Perceived Criminality of Cyber-Harassing Behaviors among Undergraduate Students in the United Kingdom

Perceived Criminality of Cyber-Harassing Behaviors among Undergraduate Students in the United Kingdom

Catherine Millman (Nottingham Trent University, Nottingham, UK), Monica Whitty (Department of Media and Communication, Leicester University, Leicester, UK), Belinda Winder (Department of Psychology, Nottingham Trent University, Nottingham, UK) and Mark D. Griffiths (Department of Psychology, Nottingham Trent University, Nottingham, UK)
Copyright: © 2012 |Pages: 11
DOI: 10.4018/ijcbpl.2012100104
OnDemand PDF Download:
No Current Special Offers


Whilst cyber-harassment is a criminal act within the United Kingdom, there is little research examining whether cyber-harassing behaviors are perceived as criminal. This paper assesses whether the ‘Big Five’ personality characteristics and Internet self-efficacy influence perceived criminality of cyber-harassing behaviors. The sample comprised 320 undergraduate students who completed an online survey measuring perceived criminality of 18 cyber-harassing behaviors. Principal axis factoring revealed three dimensions: malicious behavior, harassing messages, and malicious software. High Internet self-efficacious individuals (i.e., those who feel more in control of online interactions) were more likely than low Internet self-efficacious individuals to perceive malicious software as criminal. Low-agreeable individuals were more likely than high-agreeable individuals to perceive harassing messages as criminal. Whilst personality and Internet self-efficacy influenced perceived criminality for some cyber-harassing behaviors, the findings were not consistent. The paper discusses the findings and implications for future research.
Article Preview


As Internet access increases within the United Kingdom (UK) (Dutton & Helsper, 2007; Dutton, Helsper, & Gerber, 2009), there is concern that instances of cyber-harassment will increase, potentially surpassing instances of offline harassment (Bocij, 2004; Cupach & Spitzberg, 2004; Whitty & Carr, 2006). Despite this speculation, little is known about the phenomenon, perpetrators and/or victims. This paper aims to further understanding about the perceived criminality of cyber-harassing behaviors, with particular focus on the role of the ‘Big Five’ personality characteristics and Internet self-efficacy on individuals’ perceptions. This is important as research has shown that cyber-harassment can have the same impact on victims as offline harassment, including emotional, physical, social and financial impacts that can cause distress (Bocij, 2003; Sheridan & Grant, 2007). Despite the distress caused by cyber-harassment, there remains little support for victims. Many countries have anti-harassment legislation that can be used to prosecute perpetrators of cyber-harassment. Perpetrators are prosecuted in the country they reside and not the country where the victim resides. However, countries differ in how they define harassment, and whether the legislation stipulates intent or threat requirements. Due to legislative differences between countries, this paper focuses on anti-harassment legislation within the UK, which is known as the Protection from Harassment Act (PfHA) (Home Office, 1997).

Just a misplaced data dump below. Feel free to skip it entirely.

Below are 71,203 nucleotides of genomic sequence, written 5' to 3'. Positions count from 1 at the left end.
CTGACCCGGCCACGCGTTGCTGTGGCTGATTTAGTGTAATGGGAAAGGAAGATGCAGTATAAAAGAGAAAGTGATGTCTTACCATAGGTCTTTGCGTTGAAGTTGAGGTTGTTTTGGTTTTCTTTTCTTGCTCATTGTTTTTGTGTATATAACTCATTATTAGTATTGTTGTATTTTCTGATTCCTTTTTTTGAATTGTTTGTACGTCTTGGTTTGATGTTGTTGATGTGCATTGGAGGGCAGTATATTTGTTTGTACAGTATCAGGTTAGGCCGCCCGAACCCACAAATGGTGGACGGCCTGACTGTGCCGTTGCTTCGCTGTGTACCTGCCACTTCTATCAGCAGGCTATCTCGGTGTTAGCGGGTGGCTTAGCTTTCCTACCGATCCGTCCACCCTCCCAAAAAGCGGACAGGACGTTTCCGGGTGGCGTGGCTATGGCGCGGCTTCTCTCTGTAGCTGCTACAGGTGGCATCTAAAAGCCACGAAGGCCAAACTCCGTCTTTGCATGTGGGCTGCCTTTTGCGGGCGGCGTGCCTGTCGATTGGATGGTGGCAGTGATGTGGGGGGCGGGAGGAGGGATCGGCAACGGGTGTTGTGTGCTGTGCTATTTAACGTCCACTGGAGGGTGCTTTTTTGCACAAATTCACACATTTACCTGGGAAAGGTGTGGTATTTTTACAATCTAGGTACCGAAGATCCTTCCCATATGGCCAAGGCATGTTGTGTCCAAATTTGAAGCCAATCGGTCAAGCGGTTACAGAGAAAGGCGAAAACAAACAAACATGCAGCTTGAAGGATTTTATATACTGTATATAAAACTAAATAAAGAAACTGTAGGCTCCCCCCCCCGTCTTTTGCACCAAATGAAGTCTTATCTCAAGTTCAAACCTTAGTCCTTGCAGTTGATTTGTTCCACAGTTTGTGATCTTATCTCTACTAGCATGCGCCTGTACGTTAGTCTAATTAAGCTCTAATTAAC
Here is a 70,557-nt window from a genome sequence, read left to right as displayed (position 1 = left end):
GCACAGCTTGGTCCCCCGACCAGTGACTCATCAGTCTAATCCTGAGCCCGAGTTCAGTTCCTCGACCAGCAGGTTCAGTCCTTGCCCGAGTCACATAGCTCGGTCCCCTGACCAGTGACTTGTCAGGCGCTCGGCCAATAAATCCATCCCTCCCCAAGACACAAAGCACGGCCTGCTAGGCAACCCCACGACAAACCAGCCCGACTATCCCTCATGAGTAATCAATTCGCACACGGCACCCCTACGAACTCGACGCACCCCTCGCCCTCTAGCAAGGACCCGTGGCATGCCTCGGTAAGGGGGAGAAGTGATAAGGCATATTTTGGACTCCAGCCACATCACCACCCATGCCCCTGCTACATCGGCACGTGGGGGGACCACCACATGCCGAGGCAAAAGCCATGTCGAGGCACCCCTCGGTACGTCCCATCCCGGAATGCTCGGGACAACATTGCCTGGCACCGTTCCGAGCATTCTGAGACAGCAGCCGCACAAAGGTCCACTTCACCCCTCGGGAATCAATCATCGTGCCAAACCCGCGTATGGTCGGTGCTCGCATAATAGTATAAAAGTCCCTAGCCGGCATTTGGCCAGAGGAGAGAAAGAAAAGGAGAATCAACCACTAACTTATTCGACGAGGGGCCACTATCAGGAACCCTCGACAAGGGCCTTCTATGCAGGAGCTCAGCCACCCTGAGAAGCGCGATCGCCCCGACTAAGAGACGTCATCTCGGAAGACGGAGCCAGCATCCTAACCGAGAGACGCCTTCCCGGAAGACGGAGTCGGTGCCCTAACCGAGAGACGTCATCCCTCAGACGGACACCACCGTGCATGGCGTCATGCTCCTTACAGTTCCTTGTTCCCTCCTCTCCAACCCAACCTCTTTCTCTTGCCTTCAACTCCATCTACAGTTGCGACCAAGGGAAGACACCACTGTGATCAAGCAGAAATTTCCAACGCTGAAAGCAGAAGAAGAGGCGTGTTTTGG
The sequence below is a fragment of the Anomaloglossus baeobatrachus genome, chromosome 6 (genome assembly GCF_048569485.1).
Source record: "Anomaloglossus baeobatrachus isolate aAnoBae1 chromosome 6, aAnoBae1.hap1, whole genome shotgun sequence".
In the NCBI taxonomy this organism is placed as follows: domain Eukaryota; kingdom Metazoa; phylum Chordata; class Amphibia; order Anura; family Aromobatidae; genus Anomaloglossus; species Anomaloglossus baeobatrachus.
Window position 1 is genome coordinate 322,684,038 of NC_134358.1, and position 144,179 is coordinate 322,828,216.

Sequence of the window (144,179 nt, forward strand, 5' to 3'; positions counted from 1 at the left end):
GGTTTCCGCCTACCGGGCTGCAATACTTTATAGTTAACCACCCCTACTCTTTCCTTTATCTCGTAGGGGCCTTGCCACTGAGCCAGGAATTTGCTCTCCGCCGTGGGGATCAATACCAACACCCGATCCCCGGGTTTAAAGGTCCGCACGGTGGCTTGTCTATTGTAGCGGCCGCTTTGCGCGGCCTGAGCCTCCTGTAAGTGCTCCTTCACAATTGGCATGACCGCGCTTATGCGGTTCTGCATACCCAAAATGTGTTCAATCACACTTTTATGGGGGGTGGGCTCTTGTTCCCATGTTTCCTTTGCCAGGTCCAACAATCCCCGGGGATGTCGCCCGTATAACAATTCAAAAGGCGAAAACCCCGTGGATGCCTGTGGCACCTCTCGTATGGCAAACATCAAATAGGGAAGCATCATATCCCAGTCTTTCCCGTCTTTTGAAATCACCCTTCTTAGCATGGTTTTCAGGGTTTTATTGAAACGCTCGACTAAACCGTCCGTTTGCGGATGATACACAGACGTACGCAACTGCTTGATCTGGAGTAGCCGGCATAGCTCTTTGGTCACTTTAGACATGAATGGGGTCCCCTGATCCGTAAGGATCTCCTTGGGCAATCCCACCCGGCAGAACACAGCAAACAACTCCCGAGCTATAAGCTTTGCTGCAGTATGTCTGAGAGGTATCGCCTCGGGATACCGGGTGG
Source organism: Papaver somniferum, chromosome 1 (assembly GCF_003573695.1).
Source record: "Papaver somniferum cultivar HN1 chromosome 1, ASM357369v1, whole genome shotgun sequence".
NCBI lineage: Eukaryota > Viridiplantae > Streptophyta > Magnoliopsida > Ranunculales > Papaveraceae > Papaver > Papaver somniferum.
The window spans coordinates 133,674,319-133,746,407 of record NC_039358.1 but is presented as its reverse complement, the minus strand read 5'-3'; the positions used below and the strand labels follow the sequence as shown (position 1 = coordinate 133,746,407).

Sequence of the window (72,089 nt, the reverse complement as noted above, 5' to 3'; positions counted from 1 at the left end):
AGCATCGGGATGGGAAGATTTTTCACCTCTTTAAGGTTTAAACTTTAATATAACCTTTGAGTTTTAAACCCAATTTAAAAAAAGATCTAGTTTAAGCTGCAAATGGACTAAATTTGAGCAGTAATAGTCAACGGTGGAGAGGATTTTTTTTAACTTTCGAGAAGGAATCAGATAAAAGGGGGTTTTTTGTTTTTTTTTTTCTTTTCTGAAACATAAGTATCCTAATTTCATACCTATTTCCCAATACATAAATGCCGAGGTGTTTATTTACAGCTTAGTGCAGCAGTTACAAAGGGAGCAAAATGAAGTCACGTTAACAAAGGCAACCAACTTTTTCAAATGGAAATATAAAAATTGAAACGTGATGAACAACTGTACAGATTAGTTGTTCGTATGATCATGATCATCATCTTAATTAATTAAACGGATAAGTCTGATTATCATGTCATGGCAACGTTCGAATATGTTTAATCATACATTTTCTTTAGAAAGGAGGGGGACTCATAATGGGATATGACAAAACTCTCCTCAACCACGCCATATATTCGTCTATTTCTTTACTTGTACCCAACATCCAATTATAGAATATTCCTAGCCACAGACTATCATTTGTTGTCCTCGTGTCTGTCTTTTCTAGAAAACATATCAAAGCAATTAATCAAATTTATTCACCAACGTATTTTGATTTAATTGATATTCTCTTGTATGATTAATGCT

Whilst the PfHA was originally designed to prosecute perpetrators of offline harassment, the Act is broad enough to allow for the prosecution of perpetrators of cyber-harassment (Basu & Jones, 2007; Ellison, 1999). The Act has been criticized as it does not define harassment or list harassing behaviors (Bocij, Griffiths, & McFarlane, 2002). As harassment is not defined in the Act, solicitors have to demonstrate how the perpetrator’s behavior equates to harassment. Therefore, successful prosecution is dependent on solicitors’ subjective interpretations of the Act to prove guilt beyond reasonable doubt. Arguably, this limitation gives the Act strength, as it allows for the inclusion of new forms of harassment (including cyber-harassment).

There is some evidence to suggest that there is a match between individuals’ perceptions of offline harassment and how harassment is defined in anti-harassment legislation. Sheridan and Davies (2001) asked 88 undergraduate students to read 20 vignettes depicting intrusive behavior. Participants were randomly assigned to one of four groups and rated the extent to which they thought the vignettes depicted stalking (a more serious form of harassment) in accordance with the PfHA, the USA Model Stalking Code, the South Australian Criminal Law Consolidation Act, or their own opinions. Participants were able to interpret anti-harassment legislation when making judgments of criminality for the transcripts, with this effect particularly evident among those who interpreted the PfHA. Furthermore, when participants were not provided with anti-harassment legislation, their perceptions of stalking were more closely aligned with the PfHA than other anti-harassment legislation. Whilst this study indicates that jurors would able to apply the PfHA for offline harassment cases, it reflects a comprehension task that may not apply in cases whereby the perpetrator’s behavior is ambiguous. Furthermore, the findings may not translate to perceptions of cyber-harassment as cyber-harassment can occur solely online and perpetrators may never come into proximal contact with their victims.

Complete Article List

Search this Journal:
Open Access Articles: Forthcoming
Volume 12: 4 Issues (2022): 1 Released, 3 Forthcoming
Volume 11: 4 Issues (2021)
Volume 10: 4 Issues (2020)
Volume 9: 4 Issues (2019)
Volume 8: 4 Issues (2018)
Volume 7: 4 Issues (2017)
Volume 6: 4 Issues (2016)
Volume 5: 4 Issues (2015)
Volume 4: 4 Issues (2014)
Volume 3: 4 Issues (2013)
Volume 2: 4 Issues (2012)
Volume 1: 4 Issues (2011)
View Complete Journal Contents Listing